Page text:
By Susan Markarian, CSBA President
American poet and journalist Carl Sandburg said, “Nearly all the best things that came to me in life have been unexpected, unplanned by me.” I relate to this sentiment because the past four decades of my life as a school trustee and as a CSBA member have unfolded in a wonderfully unpredictable manner. I wasn’t even sure I really wanted to win the election when I first ran for school board 38 years ago. Now, here I am, writing the final column of my tenure at CSBA President.
It’s been a tremendous journey so far, and one I plan to continue after I hand the president’s gavel to my successor. I didn’t become a school trustee because I anticipated honor or fame — that’s not a reasonable expectation for a woman of my era who grew up in rural Fresno County. I still reside in that small farming community, about five miles from where I lived as a child, but my experiences as a school board member have taken me to every corner of this great state and formed the basis for lifelong relationships. All of our children should have similar options.
When I first ran for school board, I saw a chance to help provide the next generation of students something I didn’t receive. Living in a small community in a not very wealthy family, I had no access to a university. After graduation, I spent the next four years going to junior college whenever I could find rides. I didn’t have a vehicle, so it was extremely difficult to get there. If I could find a ride with someone that had a similar class schedule, I did, but that wasn’t guaranteed.
My mother also told me that getting me into college was not a priority. It was a different era; I was a girl with four brothers, and the priority was to send my brothers to college. So, I did not get that college experience I desperately desired. Ever since, it’s been a goal of mine to help kids in rural communities find access and develop ways to get to college. That’s what inspired me to run for school board.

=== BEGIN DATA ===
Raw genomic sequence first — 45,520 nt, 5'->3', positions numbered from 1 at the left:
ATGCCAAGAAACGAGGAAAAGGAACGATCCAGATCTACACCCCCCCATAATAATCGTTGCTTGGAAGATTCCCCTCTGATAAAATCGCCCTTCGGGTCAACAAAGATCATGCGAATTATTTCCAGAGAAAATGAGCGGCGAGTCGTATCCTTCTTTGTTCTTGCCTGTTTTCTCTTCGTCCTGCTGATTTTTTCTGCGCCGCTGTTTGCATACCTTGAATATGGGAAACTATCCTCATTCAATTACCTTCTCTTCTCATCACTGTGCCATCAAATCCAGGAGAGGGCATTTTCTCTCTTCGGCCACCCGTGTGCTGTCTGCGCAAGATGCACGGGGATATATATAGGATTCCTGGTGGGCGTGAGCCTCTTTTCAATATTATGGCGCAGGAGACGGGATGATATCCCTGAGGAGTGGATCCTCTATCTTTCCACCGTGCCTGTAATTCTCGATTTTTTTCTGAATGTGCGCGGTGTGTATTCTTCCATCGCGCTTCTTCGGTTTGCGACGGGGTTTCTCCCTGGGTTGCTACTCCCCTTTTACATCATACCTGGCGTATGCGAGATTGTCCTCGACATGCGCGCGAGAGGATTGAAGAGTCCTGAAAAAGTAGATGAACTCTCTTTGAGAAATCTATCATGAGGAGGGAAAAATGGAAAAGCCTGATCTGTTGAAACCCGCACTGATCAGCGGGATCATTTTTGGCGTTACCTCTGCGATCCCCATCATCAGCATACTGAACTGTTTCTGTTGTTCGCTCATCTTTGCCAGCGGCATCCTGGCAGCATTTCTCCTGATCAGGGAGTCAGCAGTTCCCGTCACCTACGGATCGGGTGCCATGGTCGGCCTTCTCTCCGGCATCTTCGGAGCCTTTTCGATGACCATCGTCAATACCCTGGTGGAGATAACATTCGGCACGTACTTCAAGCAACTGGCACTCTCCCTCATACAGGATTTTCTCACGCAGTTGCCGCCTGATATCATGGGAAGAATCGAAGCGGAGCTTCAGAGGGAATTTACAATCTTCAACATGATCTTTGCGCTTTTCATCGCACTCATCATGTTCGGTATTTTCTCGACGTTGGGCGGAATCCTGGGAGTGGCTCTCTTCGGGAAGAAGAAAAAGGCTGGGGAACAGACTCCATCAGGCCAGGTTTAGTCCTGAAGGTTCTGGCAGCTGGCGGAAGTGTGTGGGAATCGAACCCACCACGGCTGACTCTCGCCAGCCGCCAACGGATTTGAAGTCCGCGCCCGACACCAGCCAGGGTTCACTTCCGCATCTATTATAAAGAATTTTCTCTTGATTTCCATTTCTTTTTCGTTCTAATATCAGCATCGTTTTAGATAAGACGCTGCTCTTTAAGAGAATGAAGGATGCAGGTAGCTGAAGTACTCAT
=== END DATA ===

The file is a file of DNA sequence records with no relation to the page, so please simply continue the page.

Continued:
Over the years, I’ve been inspired not only by the effort of school trustees, but also by what drives them to do this work. For this reason, I appreciate CSBA’s “What’s Your Why?” interview series with school board members from around the state. It’s always informative and motivating to hear what calls this diverse group of colleagues to service. Although people arrive at their school board seat in different ways, the common denominator is a desire to help children and strengthen the institution of public education that is so vital to local communities and to the nation at large.
This basic truth is easily lost in the controversy and media coverage focused on disagreements and the more sensational aspects of the job. Those are serious matters that deserve attention, but they don’t define us, nor are they reflective of the body of work performed by our governance teams across the state. The overwhelming majority of trustees whom I’ve met during my time as board member have their eyes on the prize — providing a high-quality education to all California public school students. A relentless focus on this goal will help boards weather any storms, prioritize their work and better serve their communities.
Carl Sandburg, whose words began this column, won two Pulitzer Prizes, including one for his biography of President Abraham Lincoln — a man who knew something about persevering through difficult times. Under Lincoln’s leadership, America was able to emerge from its period of greatest division as a stronger nation, imperfect but striving to be better. Although our trials pale by comparison, I hope that we can follow a similar path toward reunion and common goals and come closer to fulling the “whys” that inspired us to run for office in the first place. My “why” continues to be the pursuit of equity and access for all students, but particularly for students in small, rural local educational agencies like Pacific Union Elementary School District, which I’ve had the privilege of representing all these years.
Throughout my time as a board member, I’ve been fortunate enough to receive the counsel of Del Cederquist, who sadly passed earlier this year. Some of you may remember Del, who gained a bit of celebrity for serving on a school board longer than any other person in American history — 65 years in total. Del was an incredible mentor for me and proof of what you can accomplish when you do something for the right reasons. A few years back, when he set the record for longevity as a school board member, he was the subject of a profile in CSBA’s California Schools magazine. When asked what advice he had for new board members, Del responded that, “The biggest challenge I see today is board members coming on to boards as stepping stones to something else. My advice is that there should be one thing you are thinking of when you run for school board — and that’s helping the children.”
I don’t think I can improve on that; it’s the essence of what it means to be a school board member. So, I will leave the presidency with fond memories, extreme gratitude and one final request: Help the children.